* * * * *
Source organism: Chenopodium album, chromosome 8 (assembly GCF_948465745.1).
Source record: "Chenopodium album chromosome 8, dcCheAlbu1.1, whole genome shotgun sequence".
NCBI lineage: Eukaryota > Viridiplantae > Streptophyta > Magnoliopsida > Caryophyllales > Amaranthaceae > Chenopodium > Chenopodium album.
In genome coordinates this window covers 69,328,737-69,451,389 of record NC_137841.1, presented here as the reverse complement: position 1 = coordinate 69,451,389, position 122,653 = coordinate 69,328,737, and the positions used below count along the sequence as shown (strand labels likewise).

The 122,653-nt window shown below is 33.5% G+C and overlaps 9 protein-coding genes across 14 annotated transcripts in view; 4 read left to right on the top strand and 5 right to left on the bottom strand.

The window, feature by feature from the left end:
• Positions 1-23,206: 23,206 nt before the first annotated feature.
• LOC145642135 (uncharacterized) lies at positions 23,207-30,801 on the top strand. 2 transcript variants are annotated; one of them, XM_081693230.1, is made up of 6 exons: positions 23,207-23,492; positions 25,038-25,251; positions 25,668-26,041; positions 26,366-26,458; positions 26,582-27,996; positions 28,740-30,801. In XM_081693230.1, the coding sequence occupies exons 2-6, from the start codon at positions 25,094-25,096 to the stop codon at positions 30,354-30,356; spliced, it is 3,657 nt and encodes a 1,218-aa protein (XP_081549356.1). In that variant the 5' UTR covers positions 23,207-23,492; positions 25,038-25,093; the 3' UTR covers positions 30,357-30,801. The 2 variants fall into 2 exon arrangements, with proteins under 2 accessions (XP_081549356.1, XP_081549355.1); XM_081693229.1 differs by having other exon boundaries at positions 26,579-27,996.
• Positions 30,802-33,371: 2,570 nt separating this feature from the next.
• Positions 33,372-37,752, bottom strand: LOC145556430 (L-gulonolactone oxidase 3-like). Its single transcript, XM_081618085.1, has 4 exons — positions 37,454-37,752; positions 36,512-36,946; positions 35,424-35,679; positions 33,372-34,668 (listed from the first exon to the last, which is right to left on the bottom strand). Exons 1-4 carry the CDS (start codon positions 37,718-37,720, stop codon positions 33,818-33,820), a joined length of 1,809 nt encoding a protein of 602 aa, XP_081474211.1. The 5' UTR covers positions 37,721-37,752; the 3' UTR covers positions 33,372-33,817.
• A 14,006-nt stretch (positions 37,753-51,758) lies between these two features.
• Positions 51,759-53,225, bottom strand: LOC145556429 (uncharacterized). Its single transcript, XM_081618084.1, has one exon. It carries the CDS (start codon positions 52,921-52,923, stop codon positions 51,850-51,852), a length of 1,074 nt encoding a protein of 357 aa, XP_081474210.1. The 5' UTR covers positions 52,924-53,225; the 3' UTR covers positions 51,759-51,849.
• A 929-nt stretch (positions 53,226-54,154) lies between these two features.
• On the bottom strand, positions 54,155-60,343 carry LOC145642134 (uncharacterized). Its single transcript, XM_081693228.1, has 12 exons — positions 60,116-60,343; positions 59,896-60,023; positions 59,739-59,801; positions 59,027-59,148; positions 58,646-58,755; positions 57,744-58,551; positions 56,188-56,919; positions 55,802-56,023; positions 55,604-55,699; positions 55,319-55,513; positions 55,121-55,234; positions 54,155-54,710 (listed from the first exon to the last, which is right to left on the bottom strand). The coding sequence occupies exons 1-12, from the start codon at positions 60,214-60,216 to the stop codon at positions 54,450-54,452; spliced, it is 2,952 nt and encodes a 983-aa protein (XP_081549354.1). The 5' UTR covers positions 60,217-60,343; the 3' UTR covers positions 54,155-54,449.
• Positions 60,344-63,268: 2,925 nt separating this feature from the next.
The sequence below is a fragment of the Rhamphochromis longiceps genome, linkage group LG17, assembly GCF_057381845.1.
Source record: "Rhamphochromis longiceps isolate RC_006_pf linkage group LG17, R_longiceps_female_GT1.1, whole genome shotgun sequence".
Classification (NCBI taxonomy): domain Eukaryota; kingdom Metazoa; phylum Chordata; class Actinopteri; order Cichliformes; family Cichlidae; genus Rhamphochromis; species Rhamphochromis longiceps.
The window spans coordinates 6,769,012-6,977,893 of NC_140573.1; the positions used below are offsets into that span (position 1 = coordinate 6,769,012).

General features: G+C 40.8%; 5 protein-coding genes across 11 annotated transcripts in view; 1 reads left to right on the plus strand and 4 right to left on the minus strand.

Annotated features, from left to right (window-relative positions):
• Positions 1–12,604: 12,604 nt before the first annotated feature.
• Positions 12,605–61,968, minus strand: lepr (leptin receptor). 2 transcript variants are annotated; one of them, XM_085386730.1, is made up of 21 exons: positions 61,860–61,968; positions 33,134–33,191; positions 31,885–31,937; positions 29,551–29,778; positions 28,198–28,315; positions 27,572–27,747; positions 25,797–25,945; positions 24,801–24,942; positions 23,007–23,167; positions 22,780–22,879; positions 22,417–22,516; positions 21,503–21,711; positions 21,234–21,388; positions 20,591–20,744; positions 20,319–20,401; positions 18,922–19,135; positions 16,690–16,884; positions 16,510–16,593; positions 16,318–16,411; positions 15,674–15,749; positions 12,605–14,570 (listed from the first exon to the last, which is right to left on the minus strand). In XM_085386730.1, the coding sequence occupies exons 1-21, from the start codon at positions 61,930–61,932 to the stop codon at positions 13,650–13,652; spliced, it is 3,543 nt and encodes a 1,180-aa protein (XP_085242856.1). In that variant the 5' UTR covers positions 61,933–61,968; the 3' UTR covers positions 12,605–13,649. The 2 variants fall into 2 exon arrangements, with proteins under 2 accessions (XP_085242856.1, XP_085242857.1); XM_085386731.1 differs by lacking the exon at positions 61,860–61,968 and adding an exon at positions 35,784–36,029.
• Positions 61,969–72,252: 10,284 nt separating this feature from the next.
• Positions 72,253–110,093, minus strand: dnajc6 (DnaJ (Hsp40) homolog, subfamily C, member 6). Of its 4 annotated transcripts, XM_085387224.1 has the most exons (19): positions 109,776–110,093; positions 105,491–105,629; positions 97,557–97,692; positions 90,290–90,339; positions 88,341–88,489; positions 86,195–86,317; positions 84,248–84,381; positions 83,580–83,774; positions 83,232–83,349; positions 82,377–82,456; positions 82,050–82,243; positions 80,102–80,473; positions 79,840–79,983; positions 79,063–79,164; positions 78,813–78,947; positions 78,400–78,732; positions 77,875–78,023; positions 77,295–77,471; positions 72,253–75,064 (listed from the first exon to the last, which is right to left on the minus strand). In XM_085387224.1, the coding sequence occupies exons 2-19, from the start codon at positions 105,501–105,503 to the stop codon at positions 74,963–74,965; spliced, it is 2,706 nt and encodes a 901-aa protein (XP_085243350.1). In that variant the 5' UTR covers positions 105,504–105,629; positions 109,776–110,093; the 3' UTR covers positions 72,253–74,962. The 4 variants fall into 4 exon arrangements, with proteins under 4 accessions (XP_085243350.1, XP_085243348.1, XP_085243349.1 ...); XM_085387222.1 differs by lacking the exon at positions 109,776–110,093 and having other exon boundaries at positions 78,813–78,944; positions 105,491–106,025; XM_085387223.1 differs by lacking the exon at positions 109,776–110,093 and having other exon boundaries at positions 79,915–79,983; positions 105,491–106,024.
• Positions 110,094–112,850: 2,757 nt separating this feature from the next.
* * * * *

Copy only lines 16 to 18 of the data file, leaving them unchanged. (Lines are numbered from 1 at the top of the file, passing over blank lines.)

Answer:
The sequence below is a fragment of the Rhamphochromis longiceps genome, linkage group LG17, assembly GCF_057381845.1.
Source record: "Rhamphochromis longiceps isolate RC_006_pf linkage group LG17, R_longiceps_female_GT1.1, whole genome shotgun sequence".
Classification (NCBI taxonomy): domain Eukaryota; kingdom Metazoa; phylum Chordata; class Actinopteri; order Cichliformes; family Cichlidae; genus Rhamphochromis; species Rhamphochromis longiceps.